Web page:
The next thing I'll present about Jakarta had to do with the subculture of the penny economy, and this is where "parking" came in. There were a large number of youths who patrolled the streets performing functions that were neither necessary nor perhaps even legal, collecting 100 Rupiah coins (roughly one US cent) as fees or tips. At busy intersections (as the Javanese are busy ignoring the road signs), these youths will block traffic for you and allow you to pass. The fee = 100 Rupiah. If you must park, which can be a chore, these youths will ground guide you in and ground guide you out. The fee = 100 Rupiah each time, but if in a parking lot the ground guides are uniformed hired hands and the fee is 1,000 Rupiah instead. At other intersections, youths will go from car to car singing and strumming a guitar. Well, I wouldn't call it singing or strumming, more like holding a guitar and wiping his hands across the strings to make noise while chanting a string of randomly selected syllables (usually la, di, or da) in various keys. Occasionally, the strummer will have a second youth who merely claps his hands to time and sings different random syllables about a half-note off. After five seconds, you donate 100 Rupiahs so he (or they) will leave.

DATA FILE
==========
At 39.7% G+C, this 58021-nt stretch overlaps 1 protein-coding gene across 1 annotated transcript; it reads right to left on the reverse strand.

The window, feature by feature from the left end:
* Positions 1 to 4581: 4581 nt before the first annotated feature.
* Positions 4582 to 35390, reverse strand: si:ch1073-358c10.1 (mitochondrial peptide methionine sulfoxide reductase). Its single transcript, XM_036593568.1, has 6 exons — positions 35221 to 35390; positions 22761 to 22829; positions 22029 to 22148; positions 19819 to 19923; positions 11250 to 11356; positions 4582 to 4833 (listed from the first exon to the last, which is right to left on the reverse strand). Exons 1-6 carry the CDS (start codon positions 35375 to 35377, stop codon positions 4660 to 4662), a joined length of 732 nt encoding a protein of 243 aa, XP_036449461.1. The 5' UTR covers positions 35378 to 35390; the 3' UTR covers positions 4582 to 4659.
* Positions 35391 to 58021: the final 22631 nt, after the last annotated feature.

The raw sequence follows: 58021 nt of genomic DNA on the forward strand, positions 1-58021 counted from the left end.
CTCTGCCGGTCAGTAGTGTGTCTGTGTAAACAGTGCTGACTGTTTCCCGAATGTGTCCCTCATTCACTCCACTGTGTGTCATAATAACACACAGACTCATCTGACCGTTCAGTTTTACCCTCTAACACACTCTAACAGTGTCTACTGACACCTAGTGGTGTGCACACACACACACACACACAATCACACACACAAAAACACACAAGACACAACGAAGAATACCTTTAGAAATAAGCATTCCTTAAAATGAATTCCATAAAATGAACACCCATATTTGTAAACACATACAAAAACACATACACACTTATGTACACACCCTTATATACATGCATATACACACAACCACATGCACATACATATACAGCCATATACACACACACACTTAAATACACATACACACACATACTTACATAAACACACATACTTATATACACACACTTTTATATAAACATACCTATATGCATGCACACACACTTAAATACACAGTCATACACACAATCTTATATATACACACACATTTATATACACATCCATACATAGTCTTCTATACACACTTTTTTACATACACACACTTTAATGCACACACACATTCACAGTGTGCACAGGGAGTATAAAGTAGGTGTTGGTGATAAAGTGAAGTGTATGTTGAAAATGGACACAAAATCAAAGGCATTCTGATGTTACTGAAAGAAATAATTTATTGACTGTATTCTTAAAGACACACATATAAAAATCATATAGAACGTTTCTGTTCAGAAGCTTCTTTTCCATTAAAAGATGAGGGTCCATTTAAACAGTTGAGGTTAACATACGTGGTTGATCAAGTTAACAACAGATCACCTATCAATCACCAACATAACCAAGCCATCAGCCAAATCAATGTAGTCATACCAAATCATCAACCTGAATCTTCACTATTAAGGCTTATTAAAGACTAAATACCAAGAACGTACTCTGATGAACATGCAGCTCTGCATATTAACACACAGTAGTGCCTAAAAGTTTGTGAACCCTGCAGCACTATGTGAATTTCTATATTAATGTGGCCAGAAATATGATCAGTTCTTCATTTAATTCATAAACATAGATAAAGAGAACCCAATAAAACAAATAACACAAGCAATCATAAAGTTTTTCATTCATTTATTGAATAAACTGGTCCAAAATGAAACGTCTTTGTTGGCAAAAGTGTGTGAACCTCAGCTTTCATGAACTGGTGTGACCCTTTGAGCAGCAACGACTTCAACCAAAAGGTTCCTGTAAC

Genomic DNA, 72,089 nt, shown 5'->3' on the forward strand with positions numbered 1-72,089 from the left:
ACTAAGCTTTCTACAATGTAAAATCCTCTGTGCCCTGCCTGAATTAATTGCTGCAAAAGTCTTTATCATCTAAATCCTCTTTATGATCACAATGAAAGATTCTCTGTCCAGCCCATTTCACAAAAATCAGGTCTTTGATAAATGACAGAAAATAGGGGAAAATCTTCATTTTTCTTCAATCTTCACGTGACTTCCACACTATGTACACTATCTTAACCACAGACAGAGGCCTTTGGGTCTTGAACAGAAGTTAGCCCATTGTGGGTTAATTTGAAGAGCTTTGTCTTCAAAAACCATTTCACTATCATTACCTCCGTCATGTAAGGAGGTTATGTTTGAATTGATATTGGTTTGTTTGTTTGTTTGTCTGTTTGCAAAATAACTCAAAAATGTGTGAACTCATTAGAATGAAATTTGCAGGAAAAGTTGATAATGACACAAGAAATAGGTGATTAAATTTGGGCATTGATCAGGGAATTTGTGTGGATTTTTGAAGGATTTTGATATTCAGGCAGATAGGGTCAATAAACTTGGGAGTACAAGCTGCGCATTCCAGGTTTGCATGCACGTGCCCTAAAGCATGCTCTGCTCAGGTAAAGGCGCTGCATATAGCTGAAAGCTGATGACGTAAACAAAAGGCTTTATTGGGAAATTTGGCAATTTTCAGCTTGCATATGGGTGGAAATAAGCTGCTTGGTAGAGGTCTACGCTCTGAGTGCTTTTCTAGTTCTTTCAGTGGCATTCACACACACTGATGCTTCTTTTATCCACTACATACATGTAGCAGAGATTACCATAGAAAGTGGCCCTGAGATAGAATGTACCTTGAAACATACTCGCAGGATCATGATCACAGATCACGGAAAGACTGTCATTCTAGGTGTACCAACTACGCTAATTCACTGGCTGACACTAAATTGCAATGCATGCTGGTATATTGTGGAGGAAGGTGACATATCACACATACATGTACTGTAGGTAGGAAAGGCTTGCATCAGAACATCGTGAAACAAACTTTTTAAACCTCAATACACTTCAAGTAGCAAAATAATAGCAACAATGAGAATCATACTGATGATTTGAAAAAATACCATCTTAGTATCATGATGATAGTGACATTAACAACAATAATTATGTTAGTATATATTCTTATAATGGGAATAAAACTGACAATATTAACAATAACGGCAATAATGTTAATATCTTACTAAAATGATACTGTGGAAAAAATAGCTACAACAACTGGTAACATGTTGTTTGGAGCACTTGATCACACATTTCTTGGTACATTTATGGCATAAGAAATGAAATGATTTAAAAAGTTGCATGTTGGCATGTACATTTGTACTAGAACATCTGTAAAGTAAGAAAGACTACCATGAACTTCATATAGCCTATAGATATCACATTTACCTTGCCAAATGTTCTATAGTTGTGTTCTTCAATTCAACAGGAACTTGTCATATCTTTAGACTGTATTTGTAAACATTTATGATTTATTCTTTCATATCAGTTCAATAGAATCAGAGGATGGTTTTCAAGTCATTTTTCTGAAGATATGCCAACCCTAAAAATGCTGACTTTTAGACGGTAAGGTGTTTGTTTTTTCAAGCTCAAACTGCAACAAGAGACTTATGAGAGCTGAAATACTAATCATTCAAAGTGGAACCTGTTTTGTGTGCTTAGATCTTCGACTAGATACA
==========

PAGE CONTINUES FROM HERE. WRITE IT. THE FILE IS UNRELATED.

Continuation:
Kidding aside, this is how a number of families subsist -- one penny at a time. In a typical day, these youths will make just enough to buy food and clothing to make it through the day. I suspected that territorial battles were not infrequent, as some intersections would have been quite lucrative.
Finally, I'll make a point about Jakarta's public transportation system. Don't!
Jakarta was a fun city to visit, especially because I loved the opportunity to immerse myself in the culture and see what living there was really like. The sights and sounds of the city were very different from just about anything I've experienced before, and the exposure to it made my trip much more rewarding.
Trip taken 29 December 2002 through 03 January 2003 -- Page last updated 28 October 2006 -- (C) 2002 Tom Galvin